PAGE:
Comparison between Quebec and India
by raphaelledion on April 2, 2014 - 7:26pm
Even though Canada and India don’t seem similar at first sight, their populations have some points in common. Through the history of India, Hindus and Muslims had to live under the same government. However, these two ethnic groups didn’t get along well mostly because of their different cultures and beliefs, which were influenced by their views of history. Like Jinnah said, “very often the hero of one is the foe of the other” (Theodore de Bary 230). In Canada, Quebecers can relate to Muslims in India. In Canadian history, the French and English were always opposed to one another. Over the course of history, Muslims and Hindus have often fought against one another to defend what each thought was right. So did the French and English in Canada, for example during the Battle of the Plains of Abraham (“Constitutional History”). These conflicts obviously led to a feeling of distrust and even hatred between Muslims and Hindus and French and English Canadians. Given that each ethnic group’s view of life is different, it’s impossible to form a government that would suit both of them.
Furthermore, since the Muslims no longer had much power after the British eliminated the Mughal Empire in 1858, it was natural for the authorities to favor the Hindus’ interests because they represented the majority of the population (Cohen 16). To get some power back, Muslims fought to get their own province, which led to the Partition of Bengal in 1905. Similarly, after the Conquest of New France by the British, French Canadians became a minority under the English. In 1791, Canada was divided into Upper Canada, where English speakers resided, and Lower Canada, where French speakers lived (“Constitutional History”). In both cases, the creation of a territory for the minority was an attempt to ease the tensions between the Muslims and Hindus and the English and French.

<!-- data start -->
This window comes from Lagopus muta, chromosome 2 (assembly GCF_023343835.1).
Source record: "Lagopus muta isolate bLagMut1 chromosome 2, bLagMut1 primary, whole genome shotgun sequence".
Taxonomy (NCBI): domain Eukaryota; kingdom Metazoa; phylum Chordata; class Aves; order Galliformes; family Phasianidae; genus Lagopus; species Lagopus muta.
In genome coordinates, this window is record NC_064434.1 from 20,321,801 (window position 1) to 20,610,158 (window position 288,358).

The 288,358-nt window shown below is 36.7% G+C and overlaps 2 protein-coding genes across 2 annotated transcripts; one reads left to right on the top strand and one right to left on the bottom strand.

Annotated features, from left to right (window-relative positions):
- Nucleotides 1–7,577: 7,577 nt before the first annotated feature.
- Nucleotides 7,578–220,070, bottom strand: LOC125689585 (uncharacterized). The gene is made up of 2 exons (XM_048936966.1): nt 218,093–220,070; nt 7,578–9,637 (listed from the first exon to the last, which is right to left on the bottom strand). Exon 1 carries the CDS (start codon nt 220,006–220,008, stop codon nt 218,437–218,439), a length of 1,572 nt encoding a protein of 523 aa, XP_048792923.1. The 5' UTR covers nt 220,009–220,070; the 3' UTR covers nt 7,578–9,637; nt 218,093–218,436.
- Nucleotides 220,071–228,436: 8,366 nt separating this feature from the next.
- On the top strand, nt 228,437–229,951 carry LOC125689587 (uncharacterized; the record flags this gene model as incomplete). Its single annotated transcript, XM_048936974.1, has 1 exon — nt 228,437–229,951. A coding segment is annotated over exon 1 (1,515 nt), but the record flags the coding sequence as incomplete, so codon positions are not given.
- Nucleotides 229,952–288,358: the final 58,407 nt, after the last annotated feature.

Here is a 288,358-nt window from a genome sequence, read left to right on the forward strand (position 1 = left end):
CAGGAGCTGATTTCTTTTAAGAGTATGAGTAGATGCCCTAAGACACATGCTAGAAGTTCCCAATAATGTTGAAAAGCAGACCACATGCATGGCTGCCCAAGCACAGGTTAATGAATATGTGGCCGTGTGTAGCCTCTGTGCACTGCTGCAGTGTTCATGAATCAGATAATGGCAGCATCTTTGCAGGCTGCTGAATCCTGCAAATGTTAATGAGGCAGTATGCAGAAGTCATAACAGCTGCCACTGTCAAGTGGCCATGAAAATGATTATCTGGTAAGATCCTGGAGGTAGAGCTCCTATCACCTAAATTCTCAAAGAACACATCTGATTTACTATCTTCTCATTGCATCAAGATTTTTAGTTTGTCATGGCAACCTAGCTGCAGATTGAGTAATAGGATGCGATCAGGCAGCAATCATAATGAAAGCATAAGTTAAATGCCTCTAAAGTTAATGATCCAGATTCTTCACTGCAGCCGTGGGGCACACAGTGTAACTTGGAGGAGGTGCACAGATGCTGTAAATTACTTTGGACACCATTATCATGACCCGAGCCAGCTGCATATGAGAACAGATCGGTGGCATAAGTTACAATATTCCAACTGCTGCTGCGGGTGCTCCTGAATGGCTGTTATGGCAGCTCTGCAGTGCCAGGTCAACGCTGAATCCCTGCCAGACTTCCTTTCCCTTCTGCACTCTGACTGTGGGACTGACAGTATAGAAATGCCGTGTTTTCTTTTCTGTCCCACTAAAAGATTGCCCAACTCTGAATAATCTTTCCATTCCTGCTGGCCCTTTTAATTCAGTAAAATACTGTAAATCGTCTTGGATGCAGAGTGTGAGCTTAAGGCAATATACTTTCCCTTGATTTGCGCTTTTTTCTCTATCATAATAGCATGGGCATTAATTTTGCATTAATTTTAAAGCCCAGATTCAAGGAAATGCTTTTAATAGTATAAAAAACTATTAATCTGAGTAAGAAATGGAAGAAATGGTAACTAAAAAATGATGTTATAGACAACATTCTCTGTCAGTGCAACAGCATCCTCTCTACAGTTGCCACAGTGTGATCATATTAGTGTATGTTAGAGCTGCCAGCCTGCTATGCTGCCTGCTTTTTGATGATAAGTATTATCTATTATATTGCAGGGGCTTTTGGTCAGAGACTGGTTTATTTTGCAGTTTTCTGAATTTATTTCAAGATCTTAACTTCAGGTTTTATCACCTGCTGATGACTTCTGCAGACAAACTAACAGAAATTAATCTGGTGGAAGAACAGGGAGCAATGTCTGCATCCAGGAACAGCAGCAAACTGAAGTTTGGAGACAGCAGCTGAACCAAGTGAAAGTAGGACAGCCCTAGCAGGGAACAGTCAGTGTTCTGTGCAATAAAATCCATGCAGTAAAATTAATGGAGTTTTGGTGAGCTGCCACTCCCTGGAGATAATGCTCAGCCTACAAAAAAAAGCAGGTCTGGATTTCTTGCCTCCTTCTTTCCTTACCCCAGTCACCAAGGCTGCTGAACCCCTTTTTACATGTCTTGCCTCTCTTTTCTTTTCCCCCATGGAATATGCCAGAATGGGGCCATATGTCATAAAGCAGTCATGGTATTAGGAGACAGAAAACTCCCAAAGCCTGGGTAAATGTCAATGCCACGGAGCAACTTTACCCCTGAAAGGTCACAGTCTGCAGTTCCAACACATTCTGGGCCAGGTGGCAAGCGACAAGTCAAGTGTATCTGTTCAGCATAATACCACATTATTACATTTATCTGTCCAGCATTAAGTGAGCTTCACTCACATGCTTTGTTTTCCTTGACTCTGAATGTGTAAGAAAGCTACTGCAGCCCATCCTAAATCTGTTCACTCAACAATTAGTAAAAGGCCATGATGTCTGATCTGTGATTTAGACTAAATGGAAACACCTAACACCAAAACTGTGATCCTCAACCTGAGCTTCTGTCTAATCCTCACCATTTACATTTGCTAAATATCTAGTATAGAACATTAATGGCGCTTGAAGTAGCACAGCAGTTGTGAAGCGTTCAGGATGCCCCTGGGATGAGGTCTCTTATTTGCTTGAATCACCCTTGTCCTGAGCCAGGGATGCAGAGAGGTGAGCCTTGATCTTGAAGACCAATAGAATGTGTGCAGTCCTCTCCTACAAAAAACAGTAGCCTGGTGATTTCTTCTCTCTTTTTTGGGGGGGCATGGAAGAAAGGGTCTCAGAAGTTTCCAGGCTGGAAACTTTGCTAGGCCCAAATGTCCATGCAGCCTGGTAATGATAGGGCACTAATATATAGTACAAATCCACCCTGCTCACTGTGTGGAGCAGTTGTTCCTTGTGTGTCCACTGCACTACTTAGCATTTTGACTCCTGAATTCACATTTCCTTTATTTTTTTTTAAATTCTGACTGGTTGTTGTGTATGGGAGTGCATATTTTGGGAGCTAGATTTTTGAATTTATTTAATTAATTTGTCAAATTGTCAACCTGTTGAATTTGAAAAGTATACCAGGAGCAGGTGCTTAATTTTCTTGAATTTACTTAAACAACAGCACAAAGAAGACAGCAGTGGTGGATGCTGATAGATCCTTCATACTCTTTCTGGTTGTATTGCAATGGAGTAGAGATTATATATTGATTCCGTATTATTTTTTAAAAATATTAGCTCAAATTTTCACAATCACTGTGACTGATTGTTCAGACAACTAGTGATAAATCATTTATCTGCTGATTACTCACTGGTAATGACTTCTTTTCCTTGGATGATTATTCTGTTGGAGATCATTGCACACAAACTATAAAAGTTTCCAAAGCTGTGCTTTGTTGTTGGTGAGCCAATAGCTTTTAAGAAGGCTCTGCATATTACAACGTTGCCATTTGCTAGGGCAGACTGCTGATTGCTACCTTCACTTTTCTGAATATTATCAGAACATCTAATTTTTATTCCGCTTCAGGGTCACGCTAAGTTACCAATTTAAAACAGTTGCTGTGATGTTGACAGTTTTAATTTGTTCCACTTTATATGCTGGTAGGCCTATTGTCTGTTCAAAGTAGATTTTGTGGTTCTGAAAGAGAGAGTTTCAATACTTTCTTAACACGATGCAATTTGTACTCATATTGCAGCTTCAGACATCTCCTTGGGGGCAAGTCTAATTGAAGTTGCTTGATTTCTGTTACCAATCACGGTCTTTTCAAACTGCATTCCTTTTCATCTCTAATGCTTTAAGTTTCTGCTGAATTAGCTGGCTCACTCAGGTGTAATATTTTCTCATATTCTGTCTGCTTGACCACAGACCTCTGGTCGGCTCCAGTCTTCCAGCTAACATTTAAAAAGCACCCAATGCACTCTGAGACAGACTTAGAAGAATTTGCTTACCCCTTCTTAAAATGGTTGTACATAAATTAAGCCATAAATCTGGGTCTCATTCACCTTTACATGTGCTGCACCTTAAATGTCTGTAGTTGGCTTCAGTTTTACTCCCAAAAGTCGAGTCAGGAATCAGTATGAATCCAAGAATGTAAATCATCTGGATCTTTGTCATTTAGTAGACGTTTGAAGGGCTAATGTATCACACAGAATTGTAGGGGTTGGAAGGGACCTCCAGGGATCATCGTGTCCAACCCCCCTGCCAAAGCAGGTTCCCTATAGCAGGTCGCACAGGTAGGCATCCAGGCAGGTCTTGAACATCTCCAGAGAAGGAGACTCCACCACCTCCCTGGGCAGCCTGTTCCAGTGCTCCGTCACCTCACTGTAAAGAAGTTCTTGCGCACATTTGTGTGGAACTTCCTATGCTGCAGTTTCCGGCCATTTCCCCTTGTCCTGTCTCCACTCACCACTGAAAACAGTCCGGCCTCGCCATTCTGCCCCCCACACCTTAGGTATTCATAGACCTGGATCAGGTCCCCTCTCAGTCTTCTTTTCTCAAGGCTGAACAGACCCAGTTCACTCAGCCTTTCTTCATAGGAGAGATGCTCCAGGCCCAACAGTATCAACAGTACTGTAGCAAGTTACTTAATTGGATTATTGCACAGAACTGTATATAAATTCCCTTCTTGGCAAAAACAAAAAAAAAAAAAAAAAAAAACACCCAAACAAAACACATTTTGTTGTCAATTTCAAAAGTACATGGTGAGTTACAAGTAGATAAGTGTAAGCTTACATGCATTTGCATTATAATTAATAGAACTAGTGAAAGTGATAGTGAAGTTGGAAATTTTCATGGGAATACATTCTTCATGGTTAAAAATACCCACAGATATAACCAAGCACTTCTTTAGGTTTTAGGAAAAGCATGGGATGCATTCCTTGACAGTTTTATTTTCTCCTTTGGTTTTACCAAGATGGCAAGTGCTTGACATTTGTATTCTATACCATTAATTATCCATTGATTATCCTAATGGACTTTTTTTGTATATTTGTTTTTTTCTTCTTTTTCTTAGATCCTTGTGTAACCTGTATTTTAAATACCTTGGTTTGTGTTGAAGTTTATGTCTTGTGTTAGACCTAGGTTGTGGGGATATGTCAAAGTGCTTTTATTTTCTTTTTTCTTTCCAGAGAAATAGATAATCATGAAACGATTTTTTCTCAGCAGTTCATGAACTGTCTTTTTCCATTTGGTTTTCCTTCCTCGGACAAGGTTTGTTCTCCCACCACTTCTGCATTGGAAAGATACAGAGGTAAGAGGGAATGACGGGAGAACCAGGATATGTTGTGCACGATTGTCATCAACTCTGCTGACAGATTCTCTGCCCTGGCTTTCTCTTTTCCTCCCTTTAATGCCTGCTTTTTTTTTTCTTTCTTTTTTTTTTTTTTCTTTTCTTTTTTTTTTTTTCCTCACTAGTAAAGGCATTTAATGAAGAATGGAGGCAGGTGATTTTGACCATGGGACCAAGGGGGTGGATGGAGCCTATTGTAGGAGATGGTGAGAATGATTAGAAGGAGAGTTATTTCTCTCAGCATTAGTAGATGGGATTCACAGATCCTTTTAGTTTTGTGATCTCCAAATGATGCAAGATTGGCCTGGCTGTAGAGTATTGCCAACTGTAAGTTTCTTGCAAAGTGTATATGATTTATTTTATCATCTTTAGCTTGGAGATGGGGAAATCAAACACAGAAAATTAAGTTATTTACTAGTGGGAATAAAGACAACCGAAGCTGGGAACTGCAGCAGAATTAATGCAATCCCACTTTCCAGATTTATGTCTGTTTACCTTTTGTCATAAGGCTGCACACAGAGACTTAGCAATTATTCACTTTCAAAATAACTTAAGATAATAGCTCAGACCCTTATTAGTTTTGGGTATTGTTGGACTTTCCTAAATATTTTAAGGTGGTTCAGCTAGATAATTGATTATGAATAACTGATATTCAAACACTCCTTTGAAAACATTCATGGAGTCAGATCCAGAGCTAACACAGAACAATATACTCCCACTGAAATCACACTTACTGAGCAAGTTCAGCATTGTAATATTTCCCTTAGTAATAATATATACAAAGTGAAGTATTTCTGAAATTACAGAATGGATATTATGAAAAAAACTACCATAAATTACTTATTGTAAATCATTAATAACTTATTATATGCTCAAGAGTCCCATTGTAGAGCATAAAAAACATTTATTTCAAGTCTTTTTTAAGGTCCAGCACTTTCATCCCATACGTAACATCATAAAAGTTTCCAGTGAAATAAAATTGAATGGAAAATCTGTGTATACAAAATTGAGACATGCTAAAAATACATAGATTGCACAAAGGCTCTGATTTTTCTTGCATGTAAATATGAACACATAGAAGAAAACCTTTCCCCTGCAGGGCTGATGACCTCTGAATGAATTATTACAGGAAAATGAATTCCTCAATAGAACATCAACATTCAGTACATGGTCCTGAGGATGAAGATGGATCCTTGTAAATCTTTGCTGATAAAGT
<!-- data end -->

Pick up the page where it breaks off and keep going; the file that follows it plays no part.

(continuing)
However, Muslim Indians still wanted to create their own country because they didn’t trust Hindus to defend their interests. The same situation applies to the nationalist French Canadians, who still want to form their own country so they won’t have to live under a constitution with an English mentality. Just like Muslims in India, French Canadians always had different beliefs and views of life that are not always compatible with the majority.
Cohen, Stephen P. Idea of Pakistan. Washington: Brookings Institution Press, 2004. Web. 29 March 2014.
“Constitutional History.” Canadiana. n.p. n.d. Web. 29 March 2014.
Theodore de Bary, William, and Stephen Hay. Sources of Indian Tradition Volume II : Modern India and Pakistan. Columbia University Press, 1988. Print.